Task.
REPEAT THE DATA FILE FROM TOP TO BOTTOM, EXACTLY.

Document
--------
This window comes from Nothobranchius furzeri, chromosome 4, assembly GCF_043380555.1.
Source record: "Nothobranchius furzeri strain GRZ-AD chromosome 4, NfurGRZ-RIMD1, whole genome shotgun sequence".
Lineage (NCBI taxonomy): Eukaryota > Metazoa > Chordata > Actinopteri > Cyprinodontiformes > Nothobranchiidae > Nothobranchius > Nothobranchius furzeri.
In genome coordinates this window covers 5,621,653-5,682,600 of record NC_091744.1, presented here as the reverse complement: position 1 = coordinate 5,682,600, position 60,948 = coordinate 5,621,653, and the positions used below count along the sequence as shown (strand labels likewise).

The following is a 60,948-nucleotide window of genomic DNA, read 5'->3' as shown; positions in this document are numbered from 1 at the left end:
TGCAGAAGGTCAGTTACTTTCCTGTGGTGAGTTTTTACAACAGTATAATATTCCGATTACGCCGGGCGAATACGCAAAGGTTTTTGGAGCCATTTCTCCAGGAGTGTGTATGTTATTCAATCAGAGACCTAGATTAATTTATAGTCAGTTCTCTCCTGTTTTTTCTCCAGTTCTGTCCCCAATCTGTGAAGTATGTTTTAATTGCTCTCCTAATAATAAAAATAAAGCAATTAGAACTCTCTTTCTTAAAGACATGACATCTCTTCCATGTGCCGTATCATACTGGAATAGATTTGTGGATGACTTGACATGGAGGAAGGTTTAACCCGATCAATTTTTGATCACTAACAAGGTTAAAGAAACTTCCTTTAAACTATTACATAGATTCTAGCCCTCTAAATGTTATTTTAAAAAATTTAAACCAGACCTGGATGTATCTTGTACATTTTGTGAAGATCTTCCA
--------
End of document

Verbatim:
This window comes from Nothobranchius furzeri, chromosome 4, assembly GCF_043380555.1.
Source record: "Nothobranchius furzeri strain GRZ-AD chromosome 4, NfurGRZ-RIMD1, whole genome shotgun sequence".
Lineage (NCBI taxonomy): Eukaryota > Metazoa > Chordata > Actinopteri > Cyprinodontiformes > Nothobranchiidae > Nothobranchius > Nothobranchius furzeri.
In genome coordinates this window covers 5,621,653-5,682,600 of record NC_091744.1, presented here as the reverse complement: position 1 = coordinate 5,682,600, position 60,948 = coordinate 5,621,653, and the positions used below count along the sequence as shown (strand labels likewise).

The following is a 60,948-nucleotide window of genomic DNA, read 5'->3' as shown; positions in this document are numbered from 1 at the left end:
TGCAGAAGGTCAGTTACTTTCCTGTGGTGAGTTTTTACAACAGTATAATATTCCGATTACGCCGGGCGAATACGCAAAGGTTTTTGGAGCCATTTCTCCAGGAGTGTGTATGTTATTCAATCAGAGACCTAGATTAATTTATAGTCAGTTCTCTCCTGTTTTTTCTCCAGTTCTGTCCCCAATCTGTGAAGTATGTTTTAATTGCTCTCCTAATAATAAAAATAAAGCAATTAGAACTCTCTTTCTTAAAGACATGACATCTCTTCCATGTGCCGTATCATACTGGAATAGATTTGTGGATGACTTGACATGGAGGAAGGTTTAACCCGATCAATTTTTGATCACTAACAAGGTTAAAGAAACTTCCTTTAAACTATTACATAGATTCTAGCCCTCTAAATGTTATTTTAAAAAATTTAAACCAGACCTGGATGTATCTTGTACATTTTGTGAAGATCTTCCA